A week of anniversaries. Most importantly, my 14th wedding anniversary is this Wednesday. My husband and I have actually been together about 18 years. Wow . . . Our marriage is old enough to vote. After 14 years, my patient and supportive husband, has found himself married to a rabidly obsessed tanguera. He's coping as well as can be expected. ;)
This week is also the anniversary of my first steps in tango. My first class at UT, my first milonga, and my first dance.
"Your baby at One Year - Milestones this month (from Parenthood.com)"
- Your baby now drinks from a cup without assistance. (well, wine glass anyway)
- She can stand alone for several minutes. (but she doesn't like it very much)
- Baby walks well (that might be a bit generous.Still working on that whole extending the back leg/walking with intention etc etc)
- Baby expresses her wants with gestures and words instead of cries. (gesture, schmesture, she uses the cabeceo)
- She engages in gibberish conversation. (oh, no she doesn't!)
Baby tanguera at one year old. That's me.
It overwhelms me to think too hard on getting here. My husband told me, 'you like this right now - so throw yourself into it. This month, take all the classes, go to all the practicas and milongas. See what happens. In a month, or three months, if you still like it, we'll work out how to keep it up.'
That was a year ago. Since then, this has been the year of eating, sleeping, dreaming, walking, thinking, writing . . .
and living, tango.
The first two months of my tango life, I danced between 15 and 20 hours a week, with all the classes, milongas, festivals, and practicas. I wonder if I'd started slower, if I would have stuck through the scarier parts. Like jumping into frigid water, I wanted the scariest, most uncomfortable part to be over with quickly. That meant no hesitating. No taking it slow. No easing into it. I dove in...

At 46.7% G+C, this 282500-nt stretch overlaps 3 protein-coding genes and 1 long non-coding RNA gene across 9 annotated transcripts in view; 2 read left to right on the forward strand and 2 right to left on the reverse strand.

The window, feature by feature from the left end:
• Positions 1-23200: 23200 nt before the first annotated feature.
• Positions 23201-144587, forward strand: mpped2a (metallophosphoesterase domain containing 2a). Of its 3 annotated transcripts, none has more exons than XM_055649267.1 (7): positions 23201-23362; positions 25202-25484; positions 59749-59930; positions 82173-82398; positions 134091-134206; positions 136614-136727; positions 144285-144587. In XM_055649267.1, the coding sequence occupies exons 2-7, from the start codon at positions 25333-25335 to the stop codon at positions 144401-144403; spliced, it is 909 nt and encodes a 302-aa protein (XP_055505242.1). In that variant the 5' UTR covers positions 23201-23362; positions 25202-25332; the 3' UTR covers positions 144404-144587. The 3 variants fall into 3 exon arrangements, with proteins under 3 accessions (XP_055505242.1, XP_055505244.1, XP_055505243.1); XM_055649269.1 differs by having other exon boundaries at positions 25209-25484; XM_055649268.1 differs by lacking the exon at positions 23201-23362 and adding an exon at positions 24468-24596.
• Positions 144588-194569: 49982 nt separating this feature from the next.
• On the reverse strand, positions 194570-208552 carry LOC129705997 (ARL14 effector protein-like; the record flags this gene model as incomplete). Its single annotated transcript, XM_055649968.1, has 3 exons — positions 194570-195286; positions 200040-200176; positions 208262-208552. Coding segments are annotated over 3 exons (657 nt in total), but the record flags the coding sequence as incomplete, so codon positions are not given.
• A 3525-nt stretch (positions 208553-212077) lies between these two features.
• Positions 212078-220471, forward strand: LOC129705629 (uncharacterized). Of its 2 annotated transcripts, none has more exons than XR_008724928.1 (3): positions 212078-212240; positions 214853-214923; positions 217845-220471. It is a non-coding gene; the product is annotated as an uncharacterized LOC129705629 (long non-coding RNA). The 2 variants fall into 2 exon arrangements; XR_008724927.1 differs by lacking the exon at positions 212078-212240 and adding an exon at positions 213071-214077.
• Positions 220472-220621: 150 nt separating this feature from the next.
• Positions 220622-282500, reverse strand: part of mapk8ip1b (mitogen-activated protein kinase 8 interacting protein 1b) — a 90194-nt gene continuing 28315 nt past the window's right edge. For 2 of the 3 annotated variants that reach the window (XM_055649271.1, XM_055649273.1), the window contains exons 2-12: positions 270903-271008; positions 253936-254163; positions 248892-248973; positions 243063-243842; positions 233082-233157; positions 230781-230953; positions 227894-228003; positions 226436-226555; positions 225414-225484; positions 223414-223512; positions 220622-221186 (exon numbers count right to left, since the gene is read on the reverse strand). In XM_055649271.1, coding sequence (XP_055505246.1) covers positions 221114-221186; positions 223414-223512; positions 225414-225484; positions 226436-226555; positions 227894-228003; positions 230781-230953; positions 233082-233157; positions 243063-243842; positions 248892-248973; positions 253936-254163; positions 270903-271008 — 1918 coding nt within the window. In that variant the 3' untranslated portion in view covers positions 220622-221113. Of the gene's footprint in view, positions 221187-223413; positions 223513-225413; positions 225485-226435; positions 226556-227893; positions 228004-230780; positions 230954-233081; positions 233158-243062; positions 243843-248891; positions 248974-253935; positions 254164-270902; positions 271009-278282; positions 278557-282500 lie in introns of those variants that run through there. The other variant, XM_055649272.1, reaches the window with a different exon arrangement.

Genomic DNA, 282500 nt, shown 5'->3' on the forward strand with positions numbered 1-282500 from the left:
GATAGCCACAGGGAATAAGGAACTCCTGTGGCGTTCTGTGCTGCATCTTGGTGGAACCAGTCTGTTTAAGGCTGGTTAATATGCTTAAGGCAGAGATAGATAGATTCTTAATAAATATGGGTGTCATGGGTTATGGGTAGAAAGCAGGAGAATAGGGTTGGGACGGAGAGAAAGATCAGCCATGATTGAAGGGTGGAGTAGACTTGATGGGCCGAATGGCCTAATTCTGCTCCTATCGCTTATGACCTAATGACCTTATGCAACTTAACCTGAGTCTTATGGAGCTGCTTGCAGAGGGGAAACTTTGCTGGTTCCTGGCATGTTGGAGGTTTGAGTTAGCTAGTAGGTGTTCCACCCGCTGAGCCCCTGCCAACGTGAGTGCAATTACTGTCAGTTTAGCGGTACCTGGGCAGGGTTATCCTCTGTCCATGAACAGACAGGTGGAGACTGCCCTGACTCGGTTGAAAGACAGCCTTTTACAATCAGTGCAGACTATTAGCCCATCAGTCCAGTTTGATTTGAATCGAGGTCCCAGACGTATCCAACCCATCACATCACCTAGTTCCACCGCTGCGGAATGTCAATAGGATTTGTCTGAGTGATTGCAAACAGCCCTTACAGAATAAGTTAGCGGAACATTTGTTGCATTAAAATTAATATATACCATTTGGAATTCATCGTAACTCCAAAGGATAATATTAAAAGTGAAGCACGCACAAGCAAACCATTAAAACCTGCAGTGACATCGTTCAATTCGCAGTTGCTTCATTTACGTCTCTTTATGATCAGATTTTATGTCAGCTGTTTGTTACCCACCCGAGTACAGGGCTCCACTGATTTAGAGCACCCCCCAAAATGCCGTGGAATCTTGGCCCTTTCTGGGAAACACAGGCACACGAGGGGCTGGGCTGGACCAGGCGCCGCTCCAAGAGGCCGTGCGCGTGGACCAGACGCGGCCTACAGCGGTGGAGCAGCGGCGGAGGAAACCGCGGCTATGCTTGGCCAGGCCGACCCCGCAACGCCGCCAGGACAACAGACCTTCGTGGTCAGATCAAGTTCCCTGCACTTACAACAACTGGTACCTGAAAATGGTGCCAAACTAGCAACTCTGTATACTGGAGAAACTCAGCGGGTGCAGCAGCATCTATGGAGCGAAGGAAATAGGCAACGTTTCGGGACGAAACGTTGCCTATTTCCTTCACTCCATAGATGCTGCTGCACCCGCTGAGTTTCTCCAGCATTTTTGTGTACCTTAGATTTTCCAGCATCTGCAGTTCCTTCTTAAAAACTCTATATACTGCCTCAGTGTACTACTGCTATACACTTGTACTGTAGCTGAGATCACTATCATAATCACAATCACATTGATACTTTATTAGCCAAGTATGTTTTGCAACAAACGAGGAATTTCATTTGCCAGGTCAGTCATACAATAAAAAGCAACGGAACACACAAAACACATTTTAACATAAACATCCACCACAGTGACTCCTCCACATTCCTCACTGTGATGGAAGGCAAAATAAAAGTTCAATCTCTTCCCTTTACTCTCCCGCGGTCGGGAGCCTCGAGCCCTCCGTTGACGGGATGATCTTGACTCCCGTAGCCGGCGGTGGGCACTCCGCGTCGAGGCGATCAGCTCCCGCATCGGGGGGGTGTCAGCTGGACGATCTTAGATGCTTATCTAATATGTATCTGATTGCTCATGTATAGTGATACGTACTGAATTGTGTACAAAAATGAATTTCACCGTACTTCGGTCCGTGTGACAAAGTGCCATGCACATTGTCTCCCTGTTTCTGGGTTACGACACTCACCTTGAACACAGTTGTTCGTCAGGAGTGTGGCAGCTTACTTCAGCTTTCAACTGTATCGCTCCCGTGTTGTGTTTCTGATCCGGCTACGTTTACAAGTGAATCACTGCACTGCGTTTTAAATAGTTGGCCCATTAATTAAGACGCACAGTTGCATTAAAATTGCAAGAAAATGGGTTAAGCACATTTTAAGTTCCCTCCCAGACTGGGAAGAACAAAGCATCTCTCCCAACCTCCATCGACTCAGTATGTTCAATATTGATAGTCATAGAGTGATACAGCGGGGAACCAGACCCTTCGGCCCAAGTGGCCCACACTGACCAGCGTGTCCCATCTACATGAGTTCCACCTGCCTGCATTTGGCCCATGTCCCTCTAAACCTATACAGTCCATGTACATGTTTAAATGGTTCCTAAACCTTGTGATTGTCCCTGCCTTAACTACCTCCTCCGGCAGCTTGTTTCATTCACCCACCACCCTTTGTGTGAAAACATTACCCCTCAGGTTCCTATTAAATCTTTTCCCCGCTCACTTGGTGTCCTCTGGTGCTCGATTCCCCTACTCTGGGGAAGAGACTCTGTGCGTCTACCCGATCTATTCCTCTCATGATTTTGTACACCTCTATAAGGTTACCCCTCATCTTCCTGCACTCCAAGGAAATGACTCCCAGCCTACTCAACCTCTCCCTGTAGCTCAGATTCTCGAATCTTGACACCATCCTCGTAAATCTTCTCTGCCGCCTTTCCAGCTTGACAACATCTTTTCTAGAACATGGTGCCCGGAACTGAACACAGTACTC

The first milonga I attended, my hands shook so much I was afraid to dance. Of course my "dancing" at that point, consisted of walking back and forth, and getting about every third cross lead. Maybe it was too soon to go to milongas. But that was the advice I got - don't wait until some mythical tango competency is acquired - just start going. Watch people. So that's what I did.
This Friday I will celebrate the anniversary of my first dance. I'm going back to La Tazza Fresca where, one year ago, a gentleman asked me to dance and I finally got the nerve to say yes. We danced to Pensalo Bien . .
antes de dar ese paso,
que tal vez mañana acaso
no puedas retroceder.
Think it well,
before taking that step,
that perhaps tomorrow maybe
you may not go back.